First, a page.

How Lithium became the most sought after mineral in the world
High School chemistry was hard. That is, until the rare day that the teacher takes out a bunch of jars and the bunsen burner.
“Now class, this is Lithium. It gives a red smoke when it is burnt!”
For most that was their first introduction but it has a rich and diverse history – starting as a grease for aircraft engines during World War II, a drug to treat bi-polar disorder, a key component in nuclear fusion missiles during the Cold War and finally the battery technology we know it as today.
The key driving factor for this latest change is the rise in Electric Vehicles (EV).
Each modern EV requires a battery that contains around 8-10kg of processed lithium, and with the surge in demand and production of EVs worldwide there is a massive demand for this element.
Australia has risen to that challenge, becoming the largest producer of lithium, providing half of all lithium mined. Increased demand has driven lithium prices up, 400% in 2021 and 152% in 2022 as China’s Covid-19 lockdowns provided a temporary break in demand.
This in turn has led listed Australian lithium mining companies to become very popular with investors.
The major challenge of this entire Lithium-EV chain is that Lithium is not naturally occurring. It requires processing of either spodumene or carbonite deposits to be used in battery technology
While Australia is the world’s largest producer of lithium (around 50%) it lags behind in terms of processing capacity. This means that lithium mined in Australia has to be transported from mines to ports and then onto other countries for processing. To give an example of the logistics involved, Core Lithium (ASX:CXO) in January 2023 made its maiden shipment of lithium from it’s Finniss Mine in the Northern Territory after receiving a tender for the order back in October 2022.
In October 2020, the Australian government sought to address this imbalance by launching the Modern Manufacturing Initiative (MMI) to support collaboration and scale-ups. Pilbara Minerals (ASX:PLS) has used this to launch two joint ventures – one with Calix Limited (ASX:CLX) on a decarbonisation process and another with Posco, a South Korean steel company to process lithium hydroxide.
These JVs and more like them could turn Australia into a world class mining and processing centre for lithium.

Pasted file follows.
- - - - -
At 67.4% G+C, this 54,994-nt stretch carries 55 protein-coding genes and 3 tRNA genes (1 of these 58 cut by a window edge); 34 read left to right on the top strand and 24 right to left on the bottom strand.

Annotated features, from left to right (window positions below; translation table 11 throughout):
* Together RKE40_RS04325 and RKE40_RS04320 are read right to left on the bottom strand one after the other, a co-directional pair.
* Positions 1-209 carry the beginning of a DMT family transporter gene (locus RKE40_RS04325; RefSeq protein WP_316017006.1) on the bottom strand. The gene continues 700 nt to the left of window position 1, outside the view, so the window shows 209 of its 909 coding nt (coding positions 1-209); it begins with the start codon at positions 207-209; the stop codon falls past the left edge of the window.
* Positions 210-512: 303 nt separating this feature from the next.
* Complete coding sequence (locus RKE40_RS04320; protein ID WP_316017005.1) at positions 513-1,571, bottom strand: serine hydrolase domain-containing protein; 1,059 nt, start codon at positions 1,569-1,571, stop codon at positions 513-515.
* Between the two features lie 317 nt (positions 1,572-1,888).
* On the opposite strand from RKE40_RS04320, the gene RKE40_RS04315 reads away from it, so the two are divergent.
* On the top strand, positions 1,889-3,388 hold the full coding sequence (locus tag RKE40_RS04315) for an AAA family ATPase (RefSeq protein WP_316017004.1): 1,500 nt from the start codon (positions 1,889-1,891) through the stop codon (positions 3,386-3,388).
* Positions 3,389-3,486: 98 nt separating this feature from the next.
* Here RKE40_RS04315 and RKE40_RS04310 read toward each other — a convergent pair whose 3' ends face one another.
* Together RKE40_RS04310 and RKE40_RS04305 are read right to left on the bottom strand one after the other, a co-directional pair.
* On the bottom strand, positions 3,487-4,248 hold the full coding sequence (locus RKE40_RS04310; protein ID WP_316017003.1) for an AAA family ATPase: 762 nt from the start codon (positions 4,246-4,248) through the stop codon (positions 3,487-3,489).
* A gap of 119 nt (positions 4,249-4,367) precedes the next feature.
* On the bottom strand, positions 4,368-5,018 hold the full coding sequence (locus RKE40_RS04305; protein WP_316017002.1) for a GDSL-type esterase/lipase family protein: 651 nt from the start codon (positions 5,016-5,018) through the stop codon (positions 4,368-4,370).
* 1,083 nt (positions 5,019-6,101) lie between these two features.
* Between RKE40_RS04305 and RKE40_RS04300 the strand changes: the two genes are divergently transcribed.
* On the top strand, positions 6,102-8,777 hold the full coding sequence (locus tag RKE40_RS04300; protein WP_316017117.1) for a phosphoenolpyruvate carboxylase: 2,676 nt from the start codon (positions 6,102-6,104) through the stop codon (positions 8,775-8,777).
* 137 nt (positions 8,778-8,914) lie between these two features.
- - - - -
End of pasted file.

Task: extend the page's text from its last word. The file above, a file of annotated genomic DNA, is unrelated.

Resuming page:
All great innovation comes from a rivalry – competing city states in medieval Italy gave rise to the Renaissance, Microsoft X-Box and Sony Playstation drove video gaming to new heights. Lithium batteries have their own nemesis in the form of hydrogen-powered cars.
Toyota Motors – the world’s second largest automobile manufacturer has been the main pusher of this alternative to EVs, introducing the hydrogen powered Mirai in 2014 and working on newer models. They have also partnered with BMW to produce hydrogen zero-emission cars by the middle of this decade.
The competitive advantage offered is longer driving distances and shorter charge times and the backing of such a large automobile maker has provided much needed motivation for EV producers to offer an alternative.
Whether Toyota can find the winning formula is another matter and recent announcements suggest they may have decided to pivot to EVs.
Time will tell whether it is too little too late. Either way, Australia stands to gain as it also has an abundance of hydrogen to produce.
The growth in EV sales will continue to drive demand for lithium and the potential for increased adoption as consumers make the conscious decision to get away from petrol and diesel vehicles, where infrastructure investment allows, will mean that there will be a sustained market for lithium that can be mined. Increased partnership between producing and consuming countries will increase, the German Chancellor Olaf Scholz was in Chile and Argentina last week to sign a agreements for lithium mining cooperation.
The key challenge for Australian miners will be the rising costs of production, especially if they go after lithium contained from the bottom of the sea as well as the need to invest heavily in increasing production capacity – the predicted uptick needed to meet demand in 2050 is 5x the current limit.
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